Max Verstappen, speaking recently on a host of subjects related to his racing career and life has rejected the idea that Formula 1, a sport in which he’s currently ruling the points table (in 2021), is getting closer to IndyCar. A driver who recently made a lucky escape with the mortal danger that confronts everyone contesting in Formula 1, Silverstone wasn’t really a Grand Prix to remember for Max Verstappen. Just that one evening prior to the Grand Prix, Max Verstappen became the first driver ever to win a sprint round in Formula 1, introduced at the historic track that’s been part of the calendar since the 1950 season.
His crash even before lap 1 could be rendered complete around Copse saw Lewis make contact with the Red Bull, going into the inside of Max Verstappen’s car, as a result of which the pole sitter went straight into the barriers at the side of the track and had a narrow escape.
Since that point on, the two things that the Formula 1 ecosystem has been debating and endlessly so, happen to be whether Max Verstappen was in the wrong or whether it was all Lewis Hamilton‘s fault. One reckons, it’s a discussion which may never yield a conclusion may never be reached even after the seven-time world champion served a 10-second penalty in the pits causing the opening lap collision.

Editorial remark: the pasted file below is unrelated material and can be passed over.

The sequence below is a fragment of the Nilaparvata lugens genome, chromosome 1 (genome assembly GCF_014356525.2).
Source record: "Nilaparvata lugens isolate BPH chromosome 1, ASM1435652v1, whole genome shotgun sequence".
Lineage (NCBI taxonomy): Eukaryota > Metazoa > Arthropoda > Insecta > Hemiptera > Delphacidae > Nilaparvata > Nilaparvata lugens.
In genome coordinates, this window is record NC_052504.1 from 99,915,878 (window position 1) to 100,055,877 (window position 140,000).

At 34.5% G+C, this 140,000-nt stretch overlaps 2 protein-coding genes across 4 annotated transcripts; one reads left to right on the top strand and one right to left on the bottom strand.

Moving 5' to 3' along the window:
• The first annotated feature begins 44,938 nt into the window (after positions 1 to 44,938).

Although, on a completely different subject altogether, there’s some clarity and from Max Verstappen’s end. It appears that Max Verstappen is of the view that F1 isn’t becoming IndyCar despite a string of regulations in 2022, which threaten to make the cars somewhat slower and have the power to change the dynamics of the sport.
So this leads us to a key question–
What does the famous Belgium-born Dutch racing driver, currently in his sixth season for Red Bull have to say about F1 n terms of its comparison with IndyCar and why does he feel it’s not headed in the famous motorsport’s way?
“Well, I think we’re still a long way from IndyCar, so I think that’s okay,” said Max in the context.
And then he’d further add, “But yes, we will see in the next few years of course which way they go, what is allowed and what is not allowed. But at the moment there is no point in criticising it. We’ll just have to see how it all turns out. Well, look, we always want to go as fast as possible over one lap.
But yes, at the moment it’s just very difficult to overtake. I don’t mind if we go three, four seconds slower, whatever it is, if we have better races in the end. It’s always give and take.
“Of course, I understand that with the cars we have now, if you go through a corner so fast and brake so late, then of course it becomes very difficult to outbrake somebody or things like that. So yes, that is very normal.”